- February 4, 2019
- By Ali Malsher
- 0 comments
Legal action, diabetes, blood supply and amputations – the issues
A recent study by Diabetes UK found that in the UK 169 people a week were undergoing amputation procedures of some kind as a result of diabetes. The vast majority of these relate to unhealed ulcers and foot infections. Currently, diabetes effects 3.7 million people in the UK and there has been a steady rise in amputations linked to diabetes over the last seven years or so.
Most diabetic patients have type two diabetes which is predominantly linked to lifestyle and obesity. There are a number of diets which are being trialled which have the ability in some people to reverse diabetes and in others at least to assist with a healthier lifestyle.
Currently, it is estimated that at least £1 of every £140 spent by the NHS is spent on foot care for diabetics. Most diabetic amputations start with amputations of the toes or a foot and although these may be considered minor, they are in themselves potentially life-changing procedures.
Many of my clients are diabetic with the care that has not been adequate resulting in an amputation. Sometimes there is a general failure simply to recognise the higher risks diabetics face. It is a fact that people living with diabetes must be taught how to look after their feet and to check regularly for signs of problems. However, it is also important that the care is provided in order to assist them when a problem arises.
High blood sugar levels, which are a feature of diabetes because there is often poor control, ultimately damage blood vessels and this leads to poor circulatory supply to the feet. The services provided for diabetic patients can be somewhat of a postcode lottery and much of it has been privatised. Private companies may provide, for example, podiatry care and on occasions, there has been a failure to communicate between NHS and independent providers leading to a delay in treatment.
Legally, these cases are challenging, and it is important that if you are a diabetic and have sustained an amputation that you are aware of the difficulties. In order to establish a claim, it is necessary to demonstrate that the care was not of an appropriate standard and that the failure made a difference.
In many cases, poor care is easy to establish. The community nurses did not provide adequate care, the referral was not made quick enough or the podiatrist did not notice the ongoing difficulties or did not refer to a more specialist team at an earlier stage. These are all issues presented in cases with which I have dealt.
The second issue, however, is the difference that adequate care would have made. This is often the more difficult area in clinical negligence litigation. Many of the patients considering legal action have already had a number of minor amputations. They often have had a number of vascular procedures aimed at improving the blood flow to the feet and lower limbs. They can assume these have been successful and the blood flow is as good as ever. They can be completely without symptoms for some time.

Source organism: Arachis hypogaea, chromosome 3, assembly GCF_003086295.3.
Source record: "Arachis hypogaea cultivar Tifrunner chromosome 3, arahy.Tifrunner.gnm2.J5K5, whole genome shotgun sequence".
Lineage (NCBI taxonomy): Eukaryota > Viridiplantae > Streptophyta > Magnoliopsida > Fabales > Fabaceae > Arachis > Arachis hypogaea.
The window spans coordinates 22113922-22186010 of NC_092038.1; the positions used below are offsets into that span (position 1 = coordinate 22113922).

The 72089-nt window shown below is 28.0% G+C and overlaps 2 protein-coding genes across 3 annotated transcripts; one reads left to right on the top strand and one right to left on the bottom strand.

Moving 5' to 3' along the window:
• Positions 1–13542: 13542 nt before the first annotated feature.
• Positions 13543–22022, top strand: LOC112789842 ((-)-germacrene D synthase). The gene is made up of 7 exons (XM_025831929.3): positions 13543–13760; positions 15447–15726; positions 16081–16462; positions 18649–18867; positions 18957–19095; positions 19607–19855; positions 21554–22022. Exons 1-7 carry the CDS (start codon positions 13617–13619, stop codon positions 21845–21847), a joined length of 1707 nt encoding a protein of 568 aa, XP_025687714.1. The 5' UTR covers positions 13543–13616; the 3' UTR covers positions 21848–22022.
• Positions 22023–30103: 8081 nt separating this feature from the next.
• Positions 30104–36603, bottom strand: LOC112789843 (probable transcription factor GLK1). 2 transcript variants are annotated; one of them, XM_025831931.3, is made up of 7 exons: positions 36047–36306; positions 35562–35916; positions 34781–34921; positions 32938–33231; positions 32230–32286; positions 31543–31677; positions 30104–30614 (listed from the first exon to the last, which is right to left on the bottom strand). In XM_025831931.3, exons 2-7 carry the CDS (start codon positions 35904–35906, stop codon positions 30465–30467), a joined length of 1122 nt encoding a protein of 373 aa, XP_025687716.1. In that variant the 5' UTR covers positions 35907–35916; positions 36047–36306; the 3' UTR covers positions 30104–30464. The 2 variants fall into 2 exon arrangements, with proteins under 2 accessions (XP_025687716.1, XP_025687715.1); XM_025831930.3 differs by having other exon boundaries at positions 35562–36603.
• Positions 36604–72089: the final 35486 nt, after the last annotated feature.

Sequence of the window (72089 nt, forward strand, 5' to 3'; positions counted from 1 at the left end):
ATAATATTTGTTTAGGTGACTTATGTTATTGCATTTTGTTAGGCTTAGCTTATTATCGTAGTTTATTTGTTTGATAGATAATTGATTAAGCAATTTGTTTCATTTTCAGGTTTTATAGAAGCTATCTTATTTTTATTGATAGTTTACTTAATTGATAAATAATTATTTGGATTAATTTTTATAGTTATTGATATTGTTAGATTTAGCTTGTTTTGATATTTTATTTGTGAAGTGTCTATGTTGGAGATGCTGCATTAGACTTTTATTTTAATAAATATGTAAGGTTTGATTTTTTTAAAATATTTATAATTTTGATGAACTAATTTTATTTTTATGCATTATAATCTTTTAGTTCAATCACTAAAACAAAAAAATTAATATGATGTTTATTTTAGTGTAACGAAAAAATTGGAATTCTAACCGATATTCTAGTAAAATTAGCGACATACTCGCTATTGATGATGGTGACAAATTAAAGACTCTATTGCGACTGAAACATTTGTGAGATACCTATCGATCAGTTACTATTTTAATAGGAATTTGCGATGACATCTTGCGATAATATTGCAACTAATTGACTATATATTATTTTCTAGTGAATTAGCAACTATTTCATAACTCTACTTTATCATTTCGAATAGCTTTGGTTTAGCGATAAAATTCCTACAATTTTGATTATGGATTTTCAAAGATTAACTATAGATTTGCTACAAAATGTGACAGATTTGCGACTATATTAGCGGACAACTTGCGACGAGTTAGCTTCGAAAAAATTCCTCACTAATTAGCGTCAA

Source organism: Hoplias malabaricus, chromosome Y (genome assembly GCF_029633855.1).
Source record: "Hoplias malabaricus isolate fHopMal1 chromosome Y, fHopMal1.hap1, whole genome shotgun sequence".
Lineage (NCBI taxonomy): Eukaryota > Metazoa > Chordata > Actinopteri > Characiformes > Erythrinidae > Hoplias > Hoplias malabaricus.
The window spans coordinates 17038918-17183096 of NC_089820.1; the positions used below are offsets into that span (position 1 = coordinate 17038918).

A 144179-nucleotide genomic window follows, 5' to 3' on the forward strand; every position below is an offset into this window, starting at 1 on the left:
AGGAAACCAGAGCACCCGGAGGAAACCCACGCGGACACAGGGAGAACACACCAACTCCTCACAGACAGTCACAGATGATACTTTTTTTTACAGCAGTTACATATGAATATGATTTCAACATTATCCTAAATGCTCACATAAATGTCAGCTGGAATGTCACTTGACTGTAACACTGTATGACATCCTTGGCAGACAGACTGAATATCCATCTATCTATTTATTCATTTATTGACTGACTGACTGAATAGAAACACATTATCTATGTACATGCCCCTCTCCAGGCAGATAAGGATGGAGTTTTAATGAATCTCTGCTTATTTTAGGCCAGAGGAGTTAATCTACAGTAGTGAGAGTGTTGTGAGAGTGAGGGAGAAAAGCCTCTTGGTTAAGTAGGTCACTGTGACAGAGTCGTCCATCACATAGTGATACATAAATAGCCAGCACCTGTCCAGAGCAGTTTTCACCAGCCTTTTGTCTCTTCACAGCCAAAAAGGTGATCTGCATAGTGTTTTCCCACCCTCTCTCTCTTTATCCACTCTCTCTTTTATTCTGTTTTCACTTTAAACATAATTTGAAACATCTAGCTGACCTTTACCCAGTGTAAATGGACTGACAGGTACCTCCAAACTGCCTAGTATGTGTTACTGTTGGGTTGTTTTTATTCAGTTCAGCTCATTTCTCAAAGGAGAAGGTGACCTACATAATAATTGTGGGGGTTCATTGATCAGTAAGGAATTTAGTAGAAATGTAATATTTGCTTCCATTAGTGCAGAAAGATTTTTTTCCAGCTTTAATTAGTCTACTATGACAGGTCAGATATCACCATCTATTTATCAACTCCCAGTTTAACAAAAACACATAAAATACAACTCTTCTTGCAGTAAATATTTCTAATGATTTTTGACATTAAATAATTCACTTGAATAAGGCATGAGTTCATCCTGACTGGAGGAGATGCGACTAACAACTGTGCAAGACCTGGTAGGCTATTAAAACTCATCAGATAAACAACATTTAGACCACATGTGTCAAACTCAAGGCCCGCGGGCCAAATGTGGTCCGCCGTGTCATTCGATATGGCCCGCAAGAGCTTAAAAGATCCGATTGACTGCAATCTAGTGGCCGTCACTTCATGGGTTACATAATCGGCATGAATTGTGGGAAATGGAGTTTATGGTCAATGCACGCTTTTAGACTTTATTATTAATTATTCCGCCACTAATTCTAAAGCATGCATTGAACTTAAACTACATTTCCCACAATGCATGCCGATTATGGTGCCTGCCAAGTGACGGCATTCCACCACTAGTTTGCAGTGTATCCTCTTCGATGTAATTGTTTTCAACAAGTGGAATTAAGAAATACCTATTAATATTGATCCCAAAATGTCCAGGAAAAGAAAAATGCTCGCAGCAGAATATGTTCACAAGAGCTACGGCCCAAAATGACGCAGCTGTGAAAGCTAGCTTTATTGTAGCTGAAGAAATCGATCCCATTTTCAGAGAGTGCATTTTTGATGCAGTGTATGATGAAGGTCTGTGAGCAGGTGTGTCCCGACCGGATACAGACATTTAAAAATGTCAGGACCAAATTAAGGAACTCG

However, the fact they have no symptoms does not mean that the blood flow is not becoming a problem again. If the diabetes isn’t controlled as well as it could be or the patient is a smoker, then problems often reoccur. It can be very difficult in those circumstances to argue that even with good care there would have been a difference. It is important for potential claimants to be aware that the more procedures they have had to improve blood flow or to deal with ulcers, the less likely they will be able to establish that the poor care is the cause of the amputation.
It is perhaps easy sometimes to assume that poor care directly led to an amputation. Legally it is not simple to connect the two, although it would seem so on the face of it. Vascular experts can be extremely reluctant to argue that better care would have made a difference to outcome and more likely to consider that the outcome was inevitable.
This is not to suggest that these cases should not be investigated but patients should be aware of the problems that arise from multiple prior procedures. Potential claimants should be aware of this when deciding to investigate a legal claim and always maintain a realistic view of the case.
Diabetes carries with it potentially significant risks. Diabetic patients should be given the appropriate care and health professionals should be conscious of the high risks associated with the condition. The figures suggest that this is not always happening. However the increase in amputations does not necessarily give rise to an increase in successful clinical negligence claims. For the claimant who has lost a limb this can be difficult to come to terms with as an amputation is a life-changing event.
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